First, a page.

Free Day at the Independence Seaport Museum

One of the highlights from this year's Wawa Welcome America festivities was the free access to a variety of museums in our region, including the Independence Seaport Museum, located at 211 South Christopher Columbus Boulevard.

Also known as the Philadelphia Maritime Museum, Independence Seaport Museum is situated next to Penn’s Landing Historic Walk and was founded in 1961 to document maritime history and culture alongside the Delaware River. The museum is also home to two National Historic Landmarks: the USS Olympia and the USS Becuna. 

Recognized as the only surviving warship from her era, the USS Olympia (C-6) is a steel ship that played a pivotal role in the U.S. victory at the Battle of Manila Bay in 1898. The Olympia served in World War I and was eventually decommissioned in 1922. In 1996, the Olympia became part of Independence Seaport Museum, where, to this day, visitors can board and tour the ship. 

The USS Becuna (SS-319) was launched in 1944 as a World War II submarine and was used throughout the Cold War before it was decommissioned in 1969. Like the Olympia, the Becuna joined Independence Seaport Museum in 1996 and provides visitors with a chance to board and explore the remaining artifacts. 

“Tides to Freedom”

One of the first exhibits visitors see when they enter the museum’s main building is “Tides to Freedom,” which thematically showcases the history of African presence on the Delaware River. Through galleries of first-hand notes and artifacts, the exhibit describes the history of enslavement from the 1500s to 1800s, especially focusing on how the abolitionist movement grew during the 1770s.

Expanding on the growth of abolition, the exhibit then documents emancipation movements throughout the 1800s, emphasizing the Delaware River’s place within the eruption of the Civil War. The gallery specifically highlights a race riot that occurred at Philadelphia’s Pennsylvania Hall on May 17, 1838. During this riot, anti-abolitionist protestors burned down Pennsylvania Hall and firefighters were not able to save the building. 

From here, the exhibit transitions into describing how African Americans were disenfranchised during the Jim Crow era. In fact, the U.S. Supreme Court case, Plessy v. Ferguson, in 1896 legitimized Jim Crow laws because the Court ruled that the “separate but equal” legal doctrine did not violate the U.S. Constitution. This lasted for decades. Even when World War I began, African Americans were segregated in the armed forces and continued to be throughout World War II until President Roosevelt issued Executive Order 8802, which banned discrimination in defense industries and government employment.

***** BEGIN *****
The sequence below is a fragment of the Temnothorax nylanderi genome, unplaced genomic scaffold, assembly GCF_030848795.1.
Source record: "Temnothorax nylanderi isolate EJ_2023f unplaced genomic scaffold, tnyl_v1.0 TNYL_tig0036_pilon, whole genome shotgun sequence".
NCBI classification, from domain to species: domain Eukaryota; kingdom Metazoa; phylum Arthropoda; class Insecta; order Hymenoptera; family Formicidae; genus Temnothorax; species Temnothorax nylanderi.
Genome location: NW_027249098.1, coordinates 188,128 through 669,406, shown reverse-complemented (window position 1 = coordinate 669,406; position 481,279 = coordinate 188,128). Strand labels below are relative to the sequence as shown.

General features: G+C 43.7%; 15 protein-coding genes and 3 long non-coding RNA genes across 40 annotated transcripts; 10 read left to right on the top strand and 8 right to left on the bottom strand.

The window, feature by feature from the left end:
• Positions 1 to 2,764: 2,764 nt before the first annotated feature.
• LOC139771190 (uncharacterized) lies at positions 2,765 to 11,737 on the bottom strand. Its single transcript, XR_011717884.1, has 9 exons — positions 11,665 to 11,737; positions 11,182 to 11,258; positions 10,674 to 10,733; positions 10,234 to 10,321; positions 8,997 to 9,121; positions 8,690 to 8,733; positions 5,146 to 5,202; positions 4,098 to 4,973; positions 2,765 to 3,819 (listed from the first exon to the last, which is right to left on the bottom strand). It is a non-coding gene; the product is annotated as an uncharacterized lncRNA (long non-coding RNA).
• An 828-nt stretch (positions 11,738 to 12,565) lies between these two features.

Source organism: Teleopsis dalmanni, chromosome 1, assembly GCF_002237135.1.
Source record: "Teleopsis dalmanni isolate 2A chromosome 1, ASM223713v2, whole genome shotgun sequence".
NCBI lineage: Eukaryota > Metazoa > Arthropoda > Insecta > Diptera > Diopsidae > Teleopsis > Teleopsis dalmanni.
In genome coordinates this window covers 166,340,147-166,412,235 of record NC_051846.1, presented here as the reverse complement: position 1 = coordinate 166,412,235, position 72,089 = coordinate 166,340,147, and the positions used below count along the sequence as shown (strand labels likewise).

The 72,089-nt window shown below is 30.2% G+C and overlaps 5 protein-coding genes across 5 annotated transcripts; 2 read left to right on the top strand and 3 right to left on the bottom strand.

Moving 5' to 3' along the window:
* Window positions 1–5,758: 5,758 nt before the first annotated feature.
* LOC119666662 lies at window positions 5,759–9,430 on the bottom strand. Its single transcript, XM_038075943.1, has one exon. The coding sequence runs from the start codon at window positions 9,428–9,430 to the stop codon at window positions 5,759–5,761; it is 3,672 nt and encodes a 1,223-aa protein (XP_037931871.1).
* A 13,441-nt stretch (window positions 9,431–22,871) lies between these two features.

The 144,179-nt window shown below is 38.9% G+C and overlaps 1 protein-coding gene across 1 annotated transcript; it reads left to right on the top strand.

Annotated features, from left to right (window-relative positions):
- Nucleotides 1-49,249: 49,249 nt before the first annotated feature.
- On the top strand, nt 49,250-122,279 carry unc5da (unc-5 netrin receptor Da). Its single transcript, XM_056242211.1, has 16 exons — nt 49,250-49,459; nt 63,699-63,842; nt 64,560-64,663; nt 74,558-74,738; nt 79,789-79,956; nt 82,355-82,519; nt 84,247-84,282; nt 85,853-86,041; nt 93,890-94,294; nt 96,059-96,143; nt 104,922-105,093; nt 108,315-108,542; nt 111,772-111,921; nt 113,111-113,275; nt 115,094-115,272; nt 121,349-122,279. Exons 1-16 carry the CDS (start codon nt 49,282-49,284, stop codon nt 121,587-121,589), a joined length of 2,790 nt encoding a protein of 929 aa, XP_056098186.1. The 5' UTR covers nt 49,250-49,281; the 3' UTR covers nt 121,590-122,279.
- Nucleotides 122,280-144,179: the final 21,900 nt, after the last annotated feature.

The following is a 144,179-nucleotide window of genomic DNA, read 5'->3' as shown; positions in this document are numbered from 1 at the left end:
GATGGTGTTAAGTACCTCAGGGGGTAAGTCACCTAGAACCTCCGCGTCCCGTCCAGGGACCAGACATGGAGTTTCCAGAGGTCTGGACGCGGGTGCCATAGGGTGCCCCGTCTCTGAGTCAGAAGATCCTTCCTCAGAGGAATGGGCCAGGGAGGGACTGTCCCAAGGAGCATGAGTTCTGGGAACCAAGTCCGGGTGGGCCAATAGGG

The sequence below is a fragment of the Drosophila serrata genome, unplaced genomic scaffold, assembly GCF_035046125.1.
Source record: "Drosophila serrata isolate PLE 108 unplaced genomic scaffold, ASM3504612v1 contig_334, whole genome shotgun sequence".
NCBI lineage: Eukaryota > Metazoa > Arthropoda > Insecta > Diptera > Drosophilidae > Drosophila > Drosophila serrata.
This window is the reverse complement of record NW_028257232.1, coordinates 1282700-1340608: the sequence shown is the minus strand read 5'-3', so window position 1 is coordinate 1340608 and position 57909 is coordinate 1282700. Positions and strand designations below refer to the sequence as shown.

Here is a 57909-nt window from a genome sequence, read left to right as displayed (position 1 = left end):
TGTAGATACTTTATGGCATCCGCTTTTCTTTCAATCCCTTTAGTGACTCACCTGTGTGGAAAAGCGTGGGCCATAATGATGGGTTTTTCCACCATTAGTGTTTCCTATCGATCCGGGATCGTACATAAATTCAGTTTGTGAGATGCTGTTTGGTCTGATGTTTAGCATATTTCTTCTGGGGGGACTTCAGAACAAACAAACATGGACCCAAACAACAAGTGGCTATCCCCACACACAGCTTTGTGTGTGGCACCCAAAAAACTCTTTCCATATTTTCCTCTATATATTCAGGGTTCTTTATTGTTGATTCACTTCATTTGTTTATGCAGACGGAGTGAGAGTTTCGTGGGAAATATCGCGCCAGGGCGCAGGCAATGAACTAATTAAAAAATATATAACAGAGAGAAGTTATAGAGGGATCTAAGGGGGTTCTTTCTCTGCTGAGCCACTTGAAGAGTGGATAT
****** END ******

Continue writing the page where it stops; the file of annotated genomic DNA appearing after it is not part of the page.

Following this, the exhibit describes the rise of the Civil Rights movement, where African Americans fought against institutionalized oppression to finally begin reversing the legal barriers segregating American society. New legislation and judicial review amplified the voices of Civil Rights leaders. For example, the U.S. Supreme Court Case, Brown v. Board of Education, in 1954 ruled that segregation in public schools was unconstitutional, effectively overturning the judicial precedent established decades earlier by Plessy v. Ferguson. In addition to this, President Johnson signed the Civil Rights Act of 1964, which legally ended segregation in public places as well as banned employment discrimination based on race, color, sex, or national origin.  

Towards the end of the exhibit, Philadelphia's role during the Civil Rights movement was spotlighted, including Girard College in Philadelphia, which admitted its first four African-American male students on September 11, 1968, and the election of Philadelphia's first-ever elected African-American mayor, Wilson Goode, who served from 1984 to 1992. 

More to “Sea”

The museum also offers a variety of model ships for visitors to explore. One of the most attention-grabbing displays was the model of the USS Indianapolis, which was commissioned in 1932 at the Philadelphia Naval Shipyard. It was designed in accordance with the disarmament treaties of World War I, which required ships in this class to have a displacement of 10,000 tons.

The USS Indianapolis carried parts of the atomic bomb to the U.S. Army Air Force Base on the island of Tinian. This was a top-secret trip to deliver parts of Little Boy, which was the first nuclear weapon ever used in warfare. After leaving the island, the ship was torpedoed and sunk by Japanese submarine I-58. Only 316 of the 1,200 crew survived the wreckage and, to this day, it’s recognized as the worst disaster in US naval history.

In addition to the exhibits, the museum offers a wide variety of programs, including the Seaport Summer Camp. Perfect for children ages 6-12, the camp is jam-packed with activities and opportunities to explore the water. Independence Seaport Museum also hosts the Kayak Club, which is open to anyone interested kayaking and runs from May to September.

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Article written by Daniel Ortiz on behalf of Global Philadelphia Association